> the following little perl snippet
    >
    > perl -e '($string = "AAA ÄÄÄ BBB CCC DDD") =~ s/(\p{IsUpper}+)/\L\u\1\E/g;
    > print $string . "\n"'
    >
    > gives this result:
    >
    > Aaa ÄÄÄ Bbb Ccc Ddd
    >
    > How do I turn those umlauts into "Äää" also? I tried adding "use utf8;", but
    > that didn't help.


    The utf8 pragma won't make a difference. Ä is ASCII code 196.

    Try this:

    perl -MPOSIX -e '$loc = setlocale( LC_ALL, "" ); print "$loc => ", lc(chr(196))'
    en_US => Ä
    perl -MPOSIX -e '$loc = setlocale( LC_ALL, "de_AT" ); print "$loc => ", lc(chr(196))'
    => Ä

    (or whatever locale is appropriate for you)

    I don't have the German locales installed here so I can't test it, but
    it's supposed to work :) That's why the second line doesn't show
    anything for $loc with my test.

    Ted
     
    Ted Zlatanov, Aug 10, 2006
    #4
  5. Dirk Heinrichs

    Ben Morrow Guest

    Posting 8bit data on Usenet is not a good idea. There is no way of
    indicating its encoding. In what appears below, I have replaced the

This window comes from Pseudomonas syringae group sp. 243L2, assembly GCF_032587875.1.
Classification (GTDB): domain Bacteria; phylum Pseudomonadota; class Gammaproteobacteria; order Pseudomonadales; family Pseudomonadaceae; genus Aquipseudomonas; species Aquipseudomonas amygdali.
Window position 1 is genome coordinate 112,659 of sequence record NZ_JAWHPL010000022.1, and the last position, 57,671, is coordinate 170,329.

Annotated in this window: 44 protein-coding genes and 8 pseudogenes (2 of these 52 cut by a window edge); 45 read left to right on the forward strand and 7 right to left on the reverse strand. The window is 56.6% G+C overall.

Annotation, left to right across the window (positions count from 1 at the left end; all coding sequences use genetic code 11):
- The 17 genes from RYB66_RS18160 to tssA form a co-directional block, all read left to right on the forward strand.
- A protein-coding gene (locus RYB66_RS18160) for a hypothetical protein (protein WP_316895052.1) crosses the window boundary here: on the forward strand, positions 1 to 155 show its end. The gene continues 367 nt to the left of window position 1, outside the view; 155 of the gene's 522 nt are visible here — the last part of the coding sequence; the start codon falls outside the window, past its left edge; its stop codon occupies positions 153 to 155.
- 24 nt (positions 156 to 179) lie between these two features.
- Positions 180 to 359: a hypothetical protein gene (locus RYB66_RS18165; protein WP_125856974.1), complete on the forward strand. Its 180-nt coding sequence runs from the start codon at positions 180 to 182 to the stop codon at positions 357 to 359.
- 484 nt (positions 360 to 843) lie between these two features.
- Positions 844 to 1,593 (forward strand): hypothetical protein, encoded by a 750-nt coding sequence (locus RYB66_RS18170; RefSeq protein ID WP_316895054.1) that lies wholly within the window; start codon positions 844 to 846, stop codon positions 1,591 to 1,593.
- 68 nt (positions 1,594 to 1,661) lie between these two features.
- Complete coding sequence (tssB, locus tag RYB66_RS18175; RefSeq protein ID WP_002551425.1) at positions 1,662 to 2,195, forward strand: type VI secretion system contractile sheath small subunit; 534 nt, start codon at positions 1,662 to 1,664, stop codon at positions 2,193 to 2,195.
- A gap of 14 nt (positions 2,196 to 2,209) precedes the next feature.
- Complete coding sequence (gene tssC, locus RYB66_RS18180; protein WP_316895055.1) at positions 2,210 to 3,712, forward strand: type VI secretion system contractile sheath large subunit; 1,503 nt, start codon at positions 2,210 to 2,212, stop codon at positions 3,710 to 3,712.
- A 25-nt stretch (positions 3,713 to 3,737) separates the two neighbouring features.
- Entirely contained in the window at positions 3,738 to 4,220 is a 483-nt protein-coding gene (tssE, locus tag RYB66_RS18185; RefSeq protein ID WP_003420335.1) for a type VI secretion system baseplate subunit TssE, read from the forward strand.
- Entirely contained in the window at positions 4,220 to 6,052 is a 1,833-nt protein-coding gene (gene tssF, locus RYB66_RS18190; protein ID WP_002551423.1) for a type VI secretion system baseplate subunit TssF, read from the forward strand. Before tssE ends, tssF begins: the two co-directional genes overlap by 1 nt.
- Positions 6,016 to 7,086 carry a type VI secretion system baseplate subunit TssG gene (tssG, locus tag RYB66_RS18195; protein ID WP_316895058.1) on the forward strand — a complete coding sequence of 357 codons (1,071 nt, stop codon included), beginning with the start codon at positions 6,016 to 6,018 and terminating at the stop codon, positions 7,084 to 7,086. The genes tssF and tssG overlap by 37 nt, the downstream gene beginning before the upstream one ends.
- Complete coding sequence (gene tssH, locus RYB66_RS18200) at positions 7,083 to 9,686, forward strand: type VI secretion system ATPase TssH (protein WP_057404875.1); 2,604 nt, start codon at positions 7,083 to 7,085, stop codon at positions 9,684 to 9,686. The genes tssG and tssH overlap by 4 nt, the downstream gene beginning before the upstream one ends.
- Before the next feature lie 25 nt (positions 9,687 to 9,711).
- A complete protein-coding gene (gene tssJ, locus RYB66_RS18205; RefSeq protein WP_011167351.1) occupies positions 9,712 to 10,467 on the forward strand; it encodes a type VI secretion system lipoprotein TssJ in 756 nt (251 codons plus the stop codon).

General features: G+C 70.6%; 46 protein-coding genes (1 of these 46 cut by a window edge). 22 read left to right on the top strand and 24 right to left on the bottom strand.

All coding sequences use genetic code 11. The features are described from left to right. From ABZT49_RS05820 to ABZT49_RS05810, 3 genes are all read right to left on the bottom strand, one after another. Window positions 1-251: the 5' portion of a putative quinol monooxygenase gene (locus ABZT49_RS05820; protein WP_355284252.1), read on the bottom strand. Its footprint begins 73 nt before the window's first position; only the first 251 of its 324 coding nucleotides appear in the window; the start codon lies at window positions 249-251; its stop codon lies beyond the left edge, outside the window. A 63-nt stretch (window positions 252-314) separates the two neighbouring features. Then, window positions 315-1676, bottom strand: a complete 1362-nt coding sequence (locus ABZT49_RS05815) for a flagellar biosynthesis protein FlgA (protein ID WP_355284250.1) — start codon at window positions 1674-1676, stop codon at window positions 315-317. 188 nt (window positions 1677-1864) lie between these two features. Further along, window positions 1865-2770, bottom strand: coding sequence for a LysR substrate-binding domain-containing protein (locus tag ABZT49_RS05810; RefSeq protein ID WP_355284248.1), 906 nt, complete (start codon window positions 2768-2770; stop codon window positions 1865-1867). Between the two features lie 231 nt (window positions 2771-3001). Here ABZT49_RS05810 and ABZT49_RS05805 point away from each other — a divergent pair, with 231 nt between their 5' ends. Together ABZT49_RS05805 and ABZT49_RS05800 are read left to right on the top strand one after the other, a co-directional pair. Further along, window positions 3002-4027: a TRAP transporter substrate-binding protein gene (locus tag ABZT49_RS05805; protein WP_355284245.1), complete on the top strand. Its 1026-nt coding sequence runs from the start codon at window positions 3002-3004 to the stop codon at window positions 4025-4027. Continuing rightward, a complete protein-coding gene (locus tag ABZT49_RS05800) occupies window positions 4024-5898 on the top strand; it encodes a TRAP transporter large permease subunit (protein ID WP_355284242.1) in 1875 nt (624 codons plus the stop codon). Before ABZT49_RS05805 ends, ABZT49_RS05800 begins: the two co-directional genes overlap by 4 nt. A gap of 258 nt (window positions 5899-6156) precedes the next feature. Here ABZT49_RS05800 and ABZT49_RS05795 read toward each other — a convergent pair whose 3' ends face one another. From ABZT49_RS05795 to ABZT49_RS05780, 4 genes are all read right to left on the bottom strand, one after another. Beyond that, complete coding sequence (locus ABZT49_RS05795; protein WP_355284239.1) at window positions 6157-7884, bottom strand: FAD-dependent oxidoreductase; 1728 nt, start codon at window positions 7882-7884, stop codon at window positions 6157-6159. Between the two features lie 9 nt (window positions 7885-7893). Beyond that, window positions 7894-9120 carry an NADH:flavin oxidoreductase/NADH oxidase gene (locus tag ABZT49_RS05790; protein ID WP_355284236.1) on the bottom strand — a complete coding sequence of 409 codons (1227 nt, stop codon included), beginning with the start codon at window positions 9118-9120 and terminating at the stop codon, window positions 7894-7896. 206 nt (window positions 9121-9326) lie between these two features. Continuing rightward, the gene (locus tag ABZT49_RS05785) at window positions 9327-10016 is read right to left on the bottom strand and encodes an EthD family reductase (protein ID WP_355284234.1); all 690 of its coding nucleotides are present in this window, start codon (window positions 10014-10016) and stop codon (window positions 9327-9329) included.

literal byte "\xc4" with "<c4>", and re-wrapped the result.

    Quoth Ted Zlatanov <>:
    > On 10 Aug 2006, wrote:
    >
    > > the following little perl snippet
    > >
    > > perl -e '($string = "AAA <c4><c4><c4> BBB CCC DDD") =~
    > > s/(\p{IsUpper}+)/\L\u\1\E/g; print $string . "\n"'

    ^^
    This is a sed-ism. In Perl backreferences (outside of the pattern
    itself) are spelt $1.

    Also, I would consider it much clearer to write this as

    s/(\p{IsUpper}+)/ucfirst lc $1/ge;

    > > gives this result:
    > >
    > > Aaa <c4><c4><c4> Bbb Ccc Ddd
    > >
    > > How do I turn those umlauts into "<c4><e4><e4>" also? I tried adding
    > > "use utf8;", but that didn't help.

    >
    > The utf8 pragma won't make a difference. <e4> is ASCII code 196.


    There is No Such Thing as 'ASCII code 196'. ASCII only goes up to 127.

    As the post arrived here, the section of code represented above by
    '<c4><c4><c4>' is 3 bytes long. This is not valid UTF8, so if these
    three bytes are actually in your file you have a problem. I suspect your
    file is actually encoded in ISO8859-1; you can tell Perl this by putting

    use encoding 'iso8859-1';

    before any 8bit bytes occur. You may also want to tell Perl what
    encoding you expect the output in; for this you need to use the
    :encoding() PerlIO layer.